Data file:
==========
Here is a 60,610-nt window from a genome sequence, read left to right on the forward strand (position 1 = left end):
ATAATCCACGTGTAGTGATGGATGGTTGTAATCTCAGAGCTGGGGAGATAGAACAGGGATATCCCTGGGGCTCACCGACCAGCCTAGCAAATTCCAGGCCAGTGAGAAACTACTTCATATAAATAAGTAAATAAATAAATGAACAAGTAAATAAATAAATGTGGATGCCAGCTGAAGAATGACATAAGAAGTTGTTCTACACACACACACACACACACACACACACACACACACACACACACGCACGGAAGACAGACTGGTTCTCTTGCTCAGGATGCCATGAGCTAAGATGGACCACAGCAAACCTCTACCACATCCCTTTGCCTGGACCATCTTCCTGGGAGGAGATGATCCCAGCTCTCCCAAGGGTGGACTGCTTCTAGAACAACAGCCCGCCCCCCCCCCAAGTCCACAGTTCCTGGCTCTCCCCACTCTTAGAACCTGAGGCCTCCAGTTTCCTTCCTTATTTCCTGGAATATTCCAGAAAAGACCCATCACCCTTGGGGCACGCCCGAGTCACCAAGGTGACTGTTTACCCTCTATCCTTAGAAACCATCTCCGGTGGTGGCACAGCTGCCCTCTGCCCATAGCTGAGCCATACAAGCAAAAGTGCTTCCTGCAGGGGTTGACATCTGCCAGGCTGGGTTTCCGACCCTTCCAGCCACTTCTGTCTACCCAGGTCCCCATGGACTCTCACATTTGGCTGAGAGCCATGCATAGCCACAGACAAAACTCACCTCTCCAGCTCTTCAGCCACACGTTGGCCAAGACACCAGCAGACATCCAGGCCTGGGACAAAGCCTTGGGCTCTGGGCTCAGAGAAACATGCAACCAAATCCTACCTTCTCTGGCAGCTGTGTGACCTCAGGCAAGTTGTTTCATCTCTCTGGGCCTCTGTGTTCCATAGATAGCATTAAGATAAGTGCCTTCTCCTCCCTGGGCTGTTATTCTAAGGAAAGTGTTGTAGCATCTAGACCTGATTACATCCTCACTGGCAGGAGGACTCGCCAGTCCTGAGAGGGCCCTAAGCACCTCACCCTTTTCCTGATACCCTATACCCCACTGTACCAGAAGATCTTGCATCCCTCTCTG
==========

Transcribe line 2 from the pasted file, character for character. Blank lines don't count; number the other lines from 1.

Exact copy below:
ATAATCCACGTGTAGTGATGGATGGTTGTAATCTCAGAGCTGGGGAGATAGAACAGGGATATCCCTGGGGCTCACCGACCAGCCTAGCAAATTCCAGGCCAGTGAGAAACTACTTCATATAAATAAGTAAATAAATAAATGAACAAGTAAATAAATAAATGTGGATGCCAGCTGAAGAATGACATAAGAAGTTGTTCTACACACACACACACACACACACACACACACACACACACACACACGCACGGAAGACAGACTGGTTCTCTTGCTCAGGATGCCATGAGCTAAGATGGACCACAGCAAACCTCTACCACATCCCTTTGCCTGGACCATCTTCCTGGGAGGAGATGATCCCAGCTCTCCCAAGGGTGGACTGCTTCTAGAACAACAGCCCGCCCCCCCCCCAAGTCCACAGTTCCTGGCTCTCCCCACTCTTAGAACCTGAGGCCTCCAGTTTCCTTCCTTATTTCCTGGAATATTCCAGAAAAGACCCATCACCCTTGGGGCACGCCCGAGTCACCAAGGTGACTGTTTACCCTCTATCCTTAGAAACCATCTCCGGTGGTGGCACAGCTGCCCTCTGCCCATAGCTGAGCCATACAAGCAAAAGTGCTTCCTGCAGGGGTTGACATCTGCCAGGCTGGGTTTCCGACCCTTCCAGCCACTTCTGTCTACCCAGGTCCCCATGGACTCTCACATTTGGCTGAGAGCCATGCATAGCCACAGACAAAACTCACCTCTCCAGCTCTTCAGCCACACGTTGGCCAAGACACCAGCAGACATCCAGGCCTGGGACAAAGCCTTGGGCTCTGGGCTCAGAGAAACATGCAACCAAATCCTACCTTCTCTGGCAGCTGTGTGACCTCAGGCAAGTTGTTTCATCTCTCTGGGCCTCTGTGTTCCATAGATAGCATTAAGATAAGTGCCTTCTCCTCCCTGGGCTGTTATTCTAAGGAAAGTGTTGTAGCATCTAGACCTGATTACATCCTCACTGGCAGGAGGACTCGCCAGTCCTGAGAGGGCCCTAAGCACCTCACCCTTTTCCTGATACCCTATACCCCACTGTACCAGAAGATCTTGCATCCCTCTCTG